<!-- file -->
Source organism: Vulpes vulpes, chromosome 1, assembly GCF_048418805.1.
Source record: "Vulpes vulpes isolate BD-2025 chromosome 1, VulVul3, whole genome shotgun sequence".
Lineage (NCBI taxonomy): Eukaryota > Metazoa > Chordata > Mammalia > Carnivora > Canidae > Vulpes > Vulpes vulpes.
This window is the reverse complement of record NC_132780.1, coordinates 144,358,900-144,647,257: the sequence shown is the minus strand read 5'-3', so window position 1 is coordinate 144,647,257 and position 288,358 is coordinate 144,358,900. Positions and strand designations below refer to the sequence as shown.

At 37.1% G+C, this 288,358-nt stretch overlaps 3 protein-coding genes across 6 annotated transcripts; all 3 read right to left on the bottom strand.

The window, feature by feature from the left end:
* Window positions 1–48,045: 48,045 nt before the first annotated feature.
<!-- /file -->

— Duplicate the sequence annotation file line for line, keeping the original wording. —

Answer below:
Source organism: Vulpes vulpes, chromosome 1, assembly GCF_048418805.1.
Source record: "Vulpes vulpes isolate BD-2025 chromosome 1, VulVul3, whole genome shotgun sequence".
Lineage (NCBI taxonomy): Eukaryota > Metazoa > Chordata > Mammalia > Carnivora > Canidae > Vulpes > Vulpes vulpes.
This window is the reverse complement of record NC_132780.1, coordinates 144,358,900-144,647,257: the sequence shown is the minus strand read 5'-3', so window position 1 is coordinate 144,647,257 and position 288,358 is coordinate 144,358,900. Positions and strand designations below refer to the sequence as shown.

At 37.1% G+C, this 288,358-nt stretch overlaps 3 protein-coding genes across 6 annotated transcripts; all 3 read right to left on the bottom strand.

The window, feature by feature from the left end:
* Window positions 1–48,045: 48,045 nt before the first annotated feature.